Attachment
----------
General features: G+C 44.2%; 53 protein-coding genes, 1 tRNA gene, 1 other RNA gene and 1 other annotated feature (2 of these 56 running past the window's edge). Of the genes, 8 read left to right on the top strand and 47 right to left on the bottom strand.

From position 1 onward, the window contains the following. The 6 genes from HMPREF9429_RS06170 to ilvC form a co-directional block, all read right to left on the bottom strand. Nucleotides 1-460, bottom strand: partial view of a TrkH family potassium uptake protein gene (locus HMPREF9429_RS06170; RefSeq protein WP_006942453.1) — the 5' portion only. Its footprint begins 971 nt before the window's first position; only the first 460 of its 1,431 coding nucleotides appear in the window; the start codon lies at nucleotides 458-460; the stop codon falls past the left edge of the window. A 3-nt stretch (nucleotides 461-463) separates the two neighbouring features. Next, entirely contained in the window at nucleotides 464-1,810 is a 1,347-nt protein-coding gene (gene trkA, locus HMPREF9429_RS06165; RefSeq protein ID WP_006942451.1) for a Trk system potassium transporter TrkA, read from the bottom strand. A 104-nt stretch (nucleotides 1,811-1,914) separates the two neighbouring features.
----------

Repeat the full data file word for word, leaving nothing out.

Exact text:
General features: G+C 44.2%; 53 protein-coding genes, 1 tRNA gene, 1 other RNA gene and 1 other annotated feature (2 of these 56 running past the window's edge). Of the genes, 8 read left to right on the top strand and 47 right to left on the bottom strand.

From position 1 onward, the window contains the following. The 6 genes from HMPREF9429_RS06170 to ilvC form a co-directional block, all read right to left on the bottom strand. Nucleotides 1-460, bottom strand: partial view of a TrkH family potassium uptake protein gene (locus HMPREF9429_RS06170; RefSeq protein WP_006942453.1) — the 5' portion only. Its footprint begins 971 nt before the window's first position; only the first 460 of its 1,431 coding nucleotides appear in the window; the start codon lies at nucleotides 458-460; the stop codon falls past the left edge of the window. A 3-nt stretch (nucleotides 461-463) separates the two neighbouring features. Next, entirely contained in the window at nucleotides 464-1,810 is a 1,347-nt protein-coding gene (gene trkA, locus HMPREF9429_RS06165; RefSeq protein ID WP_006942451.1) for a Trk system potassium transporter TrkA, read from the bottom strand. A 104-nt stretch (nucleotides 1,811-1,914) separates the two neighbouring features.